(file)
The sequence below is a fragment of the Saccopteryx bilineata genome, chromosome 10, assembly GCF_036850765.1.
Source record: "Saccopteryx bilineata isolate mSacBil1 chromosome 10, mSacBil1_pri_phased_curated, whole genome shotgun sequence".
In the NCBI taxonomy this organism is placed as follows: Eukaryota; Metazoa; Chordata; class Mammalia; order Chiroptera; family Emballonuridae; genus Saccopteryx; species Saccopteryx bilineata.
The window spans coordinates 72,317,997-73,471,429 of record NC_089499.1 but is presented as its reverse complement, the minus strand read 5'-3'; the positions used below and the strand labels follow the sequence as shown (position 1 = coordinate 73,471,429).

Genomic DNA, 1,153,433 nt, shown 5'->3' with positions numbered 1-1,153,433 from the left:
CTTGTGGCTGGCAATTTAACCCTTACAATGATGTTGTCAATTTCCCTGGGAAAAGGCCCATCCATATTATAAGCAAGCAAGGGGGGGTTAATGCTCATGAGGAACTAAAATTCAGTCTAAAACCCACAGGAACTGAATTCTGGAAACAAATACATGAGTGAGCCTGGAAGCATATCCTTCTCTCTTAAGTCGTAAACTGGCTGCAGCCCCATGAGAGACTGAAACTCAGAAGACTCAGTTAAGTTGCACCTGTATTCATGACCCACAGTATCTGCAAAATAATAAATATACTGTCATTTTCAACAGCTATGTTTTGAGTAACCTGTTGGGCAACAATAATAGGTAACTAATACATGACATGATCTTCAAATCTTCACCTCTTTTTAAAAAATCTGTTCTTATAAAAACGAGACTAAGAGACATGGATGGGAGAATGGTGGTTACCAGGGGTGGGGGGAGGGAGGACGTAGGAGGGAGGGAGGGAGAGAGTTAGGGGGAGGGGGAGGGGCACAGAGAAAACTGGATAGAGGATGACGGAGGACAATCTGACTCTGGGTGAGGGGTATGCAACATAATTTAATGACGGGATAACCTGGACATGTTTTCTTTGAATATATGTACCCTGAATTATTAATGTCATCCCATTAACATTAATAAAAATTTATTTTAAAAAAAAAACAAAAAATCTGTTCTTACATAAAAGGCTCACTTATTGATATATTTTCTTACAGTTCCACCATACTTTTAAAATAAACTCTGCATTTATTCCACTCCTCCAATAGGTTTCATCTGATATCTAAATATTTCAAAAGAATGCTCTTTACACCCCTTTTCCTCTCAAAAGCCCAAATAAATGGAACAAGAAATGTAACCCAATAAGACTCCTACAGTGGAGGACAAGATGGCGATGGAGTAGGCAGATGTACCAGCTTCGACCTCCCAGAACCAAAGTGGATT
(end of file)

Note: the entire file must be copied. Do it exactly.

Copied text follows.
The sequence below is a fragment of the Saccopteryx bilineata genome, chromosome 10, assembly GCF_036850765.1.
Source record: "Saccopteryx bilineata isolate mSacBil1 chromosome 10, mSacBil1_pri_phased_curated, whole genome shotgun sequence".
In the NCBI taxonomy this organism is placed as follows: Eukaryota; Metazoa; Chordata; class Mammalia; order Chiroptera; family Emballonuridae; genus Saccopteryx; species Saccopteryx bilineata.
The window spans coordinates 72,317,997-73,471,429 of record NC_089499.1 but is presented as its reverse complement, the minus strand read 5'-3'; the positions used below and the strand labels follow the sequence as shown (position 1 = coordinate 73,471,429).

Genomic DNA, 1,153,433 nt, shown 5'->3' with positions numbered 1-1,153,433 from the left:
CTTGTGGCTGGCAATTTAACCCTTACAATGATGTTGTCAATTTCCCTGGGAAAAGGCCCATCCATATTATAAGCAAGCAAGGGGGGGTTAATGCTCATGAGGAACTAAAATTCAGTCTAAAACCCACAGGAACTGAATTCTGGAAACAAATACATGAGTGAGCCTGGAAGCATATCCTTCTCTCTTAAGTCGTAAACTGGCTGCAGCCCCATGAGAGACTGAAACTCAGAAGACTCAGTTAAGTTGCACCTGTATTCATGACCCACAGTATCTGCAAAATAATAAATATACTGTCATTTTCAACAGCTATGTTTTGAGTAACCTGTTGGGCAACAATAATAGGTAACTAATACATGACATGATCTTCAAATCTTCACCTCTTTTTAAAAAATCTGTTCTTATAAAAACGAGACTAAGAGACATGGATGGGAGAATGGTGGTTACCAGGGGTGGGGGGAGGGAGGACGTAGGAGGGAGGGAGGGAGAGAGTTAGGGGGAGGGGGAGGGGCACAGAGAAAACTGGATAGAGGATGACGGAGGACAATCTGACTCTGGGTGAGGGGTATGCAACATAATTTAATGACGGGATAACCTGGACATGTTTTCTTTGAATATATGTACCCTGAATTATTAATGTCATCCCATTAACATTAATAAAAATTTATTTTAAAAAAAAAACAAAAAATCTGTTCTTACATAAAAGGCTCACTTATTGATATATTTTCTTACAGTTCCACCATACTTTTAAAATAAACTCTGCATTTATTCCACTCCTCCAATAGGTTTCATCTGATATCTAAATATTTCAAAAGAATGCTCTTTACACCCCTTTTCCTCTCAAAAGCCCAAATAAATGGAACAAGAAATGTAACCCAATAAGACTCCTACAGTGGAGGACAAGATGGCGATGGAGTAGGCAGATGTACCAGCTTCGACCTCCCAGAACCAAAGTGGATT